The district livestock office estimates 655,414 animals will be sacrificed this Eid-ul-Azha
There will likely be no shortage of sacrificial animals in Chittagong during the upcoming Eid-ul-Azha, livestock officials and traders say.
The district livestock office says there are 581,634 cattle currently available in the Chittagong market. The total estimated demand for sacrificial animals is 655,414.
Of the animals, around 450,000 are cows. About 400,000 cows have been fattened on Chittagong farms ahead of Eid, the livestock office said. The rest will come from other parts of the country.
Last year, around 600,000 cattle and 410,000 cows were sacrificed in the Chittagong district.
Chittagong district livestock officer Dr Md Reajul Huq said the demand for sacrificial animals could easily be met locally due to an adequate supply from domestic sources.
"Many people are now rearing cows due to a high demand in the market. Many marginal farmers have become self-reliant by rearing cows," he told the Dhaka Tribune.
Oli Ullah, president of the Chittagong Cattle Cooperative Association Ltd, said there will not be any shortage of supply.
“The sacrificial animals will begin to come to Chittagong in the next few days. There is huge demand for local cows in Chittagong. The cattle reared on different farms will fulfil 30% of the demand, while the rest will be provided by cattle from other districts, such as Bogra, Kushtia, Jessore, Faridpur, and Chapainawabganj,” he said.
According to the district livestock office, there are more than 300 regular cattle farms in Chittagong. Additionally, there are many farms where individual farmers raise cattle particularly for Eid-ul-Azha, one of the two biggest festivals for Muslims.
82 medical teams to be deployed at cattle markets
A total of 82 veterinary medical teams are going to be deployed to the cattle markets of Chittagong to examine the health of the sacrificial animals.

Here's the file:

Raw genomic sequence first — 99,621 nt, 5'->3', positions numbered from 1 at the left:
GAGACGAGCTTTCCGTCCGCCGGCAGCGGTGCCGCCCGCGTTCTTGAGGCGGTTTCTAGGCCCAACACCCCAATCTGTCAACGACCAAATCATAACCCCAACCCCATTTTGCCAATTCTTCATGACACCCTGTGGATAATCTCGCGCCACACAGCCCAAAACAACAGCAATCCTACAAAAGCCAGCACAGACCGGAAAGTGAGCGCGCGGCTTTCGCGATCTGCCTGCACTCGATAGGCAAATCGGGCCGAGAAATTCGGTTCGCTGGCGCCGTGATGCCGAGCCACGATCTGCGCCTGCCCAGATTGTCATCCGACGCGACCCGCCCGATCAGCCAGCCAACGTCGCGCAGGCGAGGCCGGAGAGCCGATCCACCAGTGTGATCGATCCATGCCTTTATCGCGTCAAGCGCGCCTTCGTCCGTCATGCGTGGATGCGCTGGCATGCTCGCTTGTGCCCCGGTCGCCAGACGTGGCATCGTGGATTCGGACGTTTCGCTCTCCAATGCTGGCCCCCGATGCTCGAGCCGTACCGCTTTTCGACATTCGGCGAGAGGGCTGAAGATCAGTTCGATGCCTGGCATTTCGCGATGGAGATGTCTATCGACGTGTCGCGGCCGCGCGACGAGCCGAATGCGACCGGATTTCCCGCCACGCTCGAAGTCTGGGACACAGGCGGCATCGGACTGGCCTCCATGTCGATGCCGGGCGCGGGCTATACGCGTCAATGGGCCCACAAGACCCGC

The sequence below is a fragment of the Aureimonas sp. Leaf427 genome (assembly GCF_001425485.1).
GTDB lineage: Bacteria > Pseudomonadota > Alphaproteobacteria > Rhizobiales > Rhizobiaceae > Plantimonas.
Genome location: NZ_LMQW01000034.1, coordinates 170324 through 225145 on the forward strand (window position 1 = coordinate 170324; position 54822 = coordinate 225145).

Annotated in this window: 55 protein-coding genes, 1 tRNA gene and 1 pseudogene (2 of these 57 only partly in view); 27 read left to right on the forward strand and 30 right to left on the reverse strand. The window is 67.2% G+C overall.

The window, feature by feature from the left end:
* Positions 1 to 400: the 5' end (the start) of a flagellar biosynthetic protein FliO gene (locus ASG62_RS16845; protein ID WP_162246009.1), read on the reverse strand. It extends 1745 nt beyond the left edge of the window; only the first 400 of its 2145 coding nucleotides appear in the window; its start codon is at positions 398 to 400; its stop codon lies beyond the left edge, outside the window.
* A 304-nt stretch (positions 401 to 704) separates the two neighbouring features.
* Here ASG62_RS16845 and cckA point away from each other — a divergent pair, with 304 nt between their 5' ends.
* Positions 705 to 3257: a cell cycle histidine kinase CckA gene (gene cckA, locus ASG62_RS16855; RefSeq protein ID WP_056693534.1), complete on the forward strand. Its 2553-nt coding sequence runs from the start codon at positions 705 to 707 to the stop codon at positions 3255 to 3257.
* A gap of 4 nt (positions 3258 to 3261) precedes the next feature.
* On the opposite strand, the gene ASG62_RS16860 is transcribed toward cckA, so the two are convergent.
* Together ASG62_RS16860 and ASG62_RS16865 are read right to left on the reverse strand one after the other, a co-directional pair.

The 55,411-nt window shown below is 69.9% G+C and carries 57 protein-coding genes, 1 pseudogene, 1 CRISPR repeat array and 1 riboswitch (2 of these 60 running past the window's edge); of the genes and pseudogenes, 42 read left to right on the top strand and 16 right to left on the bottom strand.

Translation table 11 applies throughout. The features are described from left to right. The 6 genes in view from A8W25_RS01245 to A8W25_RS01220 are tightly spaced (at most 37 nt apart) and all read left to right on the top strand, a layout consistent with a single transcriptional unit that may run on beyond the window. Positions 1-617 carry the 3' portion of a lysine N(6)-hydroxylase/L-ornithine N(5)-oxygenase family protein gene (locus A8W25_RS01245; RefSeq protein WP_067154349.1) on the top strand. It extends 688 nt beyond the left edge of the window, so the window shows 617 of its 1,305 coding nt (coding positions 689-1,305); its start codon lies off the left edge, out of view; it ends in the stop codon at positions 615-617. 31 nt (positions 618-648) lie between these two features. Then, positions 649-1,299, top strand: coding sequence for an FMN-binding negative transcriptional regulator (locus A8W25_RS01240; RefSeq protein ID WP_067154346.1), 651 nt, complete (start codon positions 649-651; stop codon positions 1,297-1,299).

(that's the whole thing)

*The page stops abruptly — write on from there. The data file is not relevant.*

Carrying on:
Headed by a veterinary surgeon, each medical team – comprising three to five members – will remain deployed at 197 cattle markets of the district, including 40 permanent ones.
Rejaul Huq told the Dhaka Tribune that the medical teams will identify unhealthy cattle unfit for sacrifice, detect artificially-fattened cattle via the symptom-based detection method, and provide emergency treatment.
“There will be more than one medical team per permanent cattle market. Also, a mobile veterinary clinic will provide services,” he said.
“There are some tell-tale signs in steroid-fattened cattle. Healthy cattle will look vigorous, while an artificially-fattened cow will move slowly and look lethargic, aside from exhibiting symptoms of respiratory problems,” Rejaul said, adding that some unscrupulous cattle traders resort to using steroids to earn profits.
The use of hormones and steroids to fatten cattle is banned according to the Animal Disease Control Act, 2010. The Act prescribes a minimum of two-year imprisonment, a Tk50,000 fine, or both, for the offence.
Prof Dr Gouranga Chandra Chanda of the Department of Dairy and Poultry Science, Chittagong Veterinary and Animal Sciences University, said: “The steroid-induced cattle appear big, but are weak because water is retained under their skin. Steroid-fattened cows cannot move normally and do not eat properly.”
“The use of steroids creates unusual pressure on the kidneys and other organs. The drug affects the normal circulation of urine and within a few days the cow looks fat because it retains water in its body,” said Prof Gouranga.
“Lack of awareness, easy availability of steroid-based drugs and malpractice by quacks and cattle traders are the prime reasons for steroid abuse. The government should ensure that no-one can buy these drugs without prescriptions from an authorized veterinarian,” he added.
Chittagong Civil Surgeon Dr Azizur Rahman Siddiqui told the Dhaka Tribune that the consumption of artificially-fattened beef poses a serious health hazard.
“Kidney, intestine, liver, heart and reproductive organs in the human body might be damaged by the consumption of fattened cattle,” he warned.